Charles Crichton’s Classic Caper Comedy THE LAVENDER HILL MOB New 4K Restoration

THE-LAVENDER-HILL-MOBCharles Crichton’s THE LAVENDER HILL MOB (1951), a classic heist comedy starring Alec Guinness, will run in a new 4K restoration at Film Forum from Friday, May 10 through Thursday, May 16.

“It’s a good job we’re both honest men,” remarks seedy Cockney knickknack manufacturer and hustler Stanley Holloway (13 years later, My Fair Lady’s Alfred Doolittle) as he gets the gist of fastidious bank clerk Guinness’ scheme: to smuggle Bank of England gold bullion out of the country by melting them down into seemingly tacky Eiffel Tower souvenirs.

One of the highlights of the golden years of British comedies from Britain’s famed Ealing Studios, THE LAVENDER HILL MOB was an international smash hit that won screenwriter T.E.B. Clarke an Oscar for Best Writing and a Best Actor nomination for Guinness, as well as a BAFTA Award for Best British Film. Its dénouement atop the real (filmed on location) Eiffel Tower features the most dizzying comedy chase ever.
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Oscar Micheaux and the Birth of Black Independent Cinema 15-Film Festival Opens May 3 at Film Forum

Oscar-Micheaux-and-the-Birth-of-Black-Independent-CinemaOscar Micheaux and the Birth of Black Independent Cinema, an 18-film festival, including 7 new restorations, of work by the prolific independent director whose pioneering explorations of contemporary Black life paved the way for generations, will run at Film Forum from Friday, May 3 through Thursday, May 9.

Operating on shoestring budgets, Oscar Micheaux (1884-1951) directed and produced more than 40 films between 1919 and 1948, shifting from silent to talkies, and depicting such complex and taboo subjects as religious hypocrisy, interracial marriage, police violence, and lynching, often with all-Black casts and producers. His work explored the Black experience with nuance and depth, often challenging the negative stereotypes so commonly portrayed in films of the era. Micheaux’s films were the first made by a Black filmmaker to be shown in white cinemas, and they were often hugely successful, with Micheaux working directly with theater owners to finance, distribute, and market them.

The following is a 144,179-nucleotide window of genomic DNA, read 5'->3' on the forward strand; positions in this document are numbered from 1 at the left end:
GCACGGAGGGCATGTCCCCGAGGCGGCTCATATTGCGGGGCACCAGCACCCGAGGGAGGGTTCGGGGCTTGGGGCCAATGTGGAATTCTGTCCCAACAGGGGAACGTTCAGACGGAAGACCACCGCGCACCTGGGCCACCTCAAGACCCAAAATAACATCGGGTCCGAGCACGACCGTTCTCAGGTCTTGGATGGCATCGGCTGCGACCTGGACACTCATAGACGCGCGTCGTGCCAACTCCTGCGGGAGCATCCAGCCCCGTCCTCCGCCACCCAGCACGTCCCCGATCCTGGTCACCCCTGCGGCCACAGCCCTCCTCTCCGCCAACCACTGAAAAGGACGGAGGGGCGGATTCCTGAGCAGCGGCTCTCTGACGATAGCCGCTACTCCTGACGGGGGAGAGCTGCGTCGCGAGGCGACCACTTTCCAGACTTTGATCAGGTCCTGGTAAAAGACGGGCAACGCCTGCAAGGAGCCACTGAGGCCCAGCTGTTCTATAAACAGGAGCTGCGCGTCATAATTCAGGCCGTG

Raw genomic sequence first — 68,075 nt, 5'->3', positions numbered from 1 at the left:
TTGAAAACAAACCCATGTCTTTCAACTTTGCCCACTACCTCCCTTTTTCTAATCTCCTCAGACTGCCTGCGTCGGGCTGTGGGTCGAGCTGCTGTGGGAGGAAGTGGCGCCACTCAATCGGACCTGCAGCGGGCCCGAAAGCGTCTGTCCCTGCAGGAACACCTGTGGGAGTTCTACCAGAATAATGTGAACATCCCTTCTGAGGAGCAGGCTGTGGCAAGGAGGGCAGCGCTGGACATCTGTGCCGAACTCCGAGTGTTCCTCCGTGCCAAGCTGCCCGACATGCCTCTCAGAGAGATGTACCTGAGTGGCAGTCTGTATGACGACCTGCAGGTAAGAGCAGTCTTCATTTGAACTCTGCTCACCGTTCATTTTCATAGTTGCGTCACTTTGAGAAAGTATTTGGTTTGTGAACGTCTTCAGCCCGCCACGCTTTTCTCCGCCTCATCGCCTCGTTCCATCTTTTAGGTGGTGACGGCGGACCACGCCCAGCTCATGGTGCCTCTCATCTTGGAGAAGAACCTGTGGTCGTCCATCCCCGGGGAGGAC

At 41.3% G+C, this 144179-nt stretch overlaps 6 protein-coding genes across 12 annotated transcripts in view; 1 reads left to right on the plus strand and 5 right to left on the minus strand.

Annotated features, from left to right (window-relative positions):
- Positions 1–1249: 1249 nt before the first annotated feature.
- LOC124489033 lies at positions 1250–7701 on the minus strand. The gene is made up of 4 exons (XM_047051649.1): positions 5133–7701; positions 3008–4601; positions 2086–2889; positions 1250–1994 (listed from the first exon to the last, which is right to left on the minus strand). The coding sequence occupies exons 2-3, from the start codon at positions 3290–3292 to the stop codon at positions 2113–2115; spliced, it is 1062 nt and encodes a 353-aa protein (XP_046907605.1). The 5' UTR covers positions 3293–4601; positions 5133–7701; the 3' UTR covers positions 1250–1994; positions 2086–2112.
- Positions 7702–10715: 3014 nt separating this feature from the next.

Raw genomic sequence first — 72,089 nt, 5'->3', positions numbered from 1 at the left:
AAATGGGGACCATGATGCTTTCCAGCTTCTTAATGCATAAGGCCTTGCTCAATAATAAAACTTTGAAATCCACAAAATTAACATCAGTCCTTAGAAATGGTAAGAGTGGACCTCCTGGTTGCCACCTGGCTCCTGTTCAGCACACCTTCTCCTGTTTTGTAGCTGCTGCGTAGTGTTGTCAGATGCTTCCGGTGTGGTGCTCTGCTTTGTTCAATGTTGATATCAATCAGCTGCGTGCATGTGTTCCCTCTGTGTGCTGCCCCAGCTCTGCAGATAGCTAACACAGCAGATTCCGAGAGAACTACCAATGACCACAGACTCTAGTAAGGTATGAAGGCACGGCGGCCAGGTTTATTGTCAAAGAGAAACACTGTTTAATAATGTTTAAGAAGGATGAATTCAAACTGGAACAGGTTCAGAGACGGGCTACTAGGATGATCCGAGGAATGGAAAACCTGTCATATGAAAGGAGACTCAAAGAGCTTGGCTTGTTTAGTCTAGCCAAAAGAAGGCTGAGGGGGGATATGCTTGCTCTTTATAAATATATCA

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KEN LOACH: 21-Film Festivaln of Work by British Director Ken Loach Set To Open at Film Forum

Photo by Robin Holland

A two-week, 21-film festival of work by British director KEN LOACH, spanning his six-decade career, will run at Film Forum from Friday, April 19 through Thursday, May 2.

The series is preceded by a run of Loach’s latest film – and what he has announced to be his final – THE OLD OAK, opening on Friday, April 5.

Loach’s career began in the mid-1960s when fellow socialist Tony Garnett recruited him to direct episodes for the BBC’s ‘Wednesday Play’ series. Loach’s 10 contributions examined social issues faced by ordinary Britons at the bottom of the social ladder and tackled controversial subjects such as abortion, homelessness, and labor strikes.

Through use of nonprofessional actors, improvised dialogue, and location shooting, Loach developed his realist style, “a subtle cinematic language, merging elements of documentary and fiction.” (James Monaco).
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Med Hondo’s Musical Epic “West Indies: The Fugitive Slaves Of Liberty” New 4K Restoration To Run at Film Forum

West-Indies-The-Fugitive-Slaves-Of-LibertyThe great French-Mauritian director Med Hondo’s spectacular cinematic odyssey “West Indies: The Fugitive Slaves Of Liberty” (1979) will run at Film Forum in a new 4K restoration from Friday, March 22 through Thursday, March 28.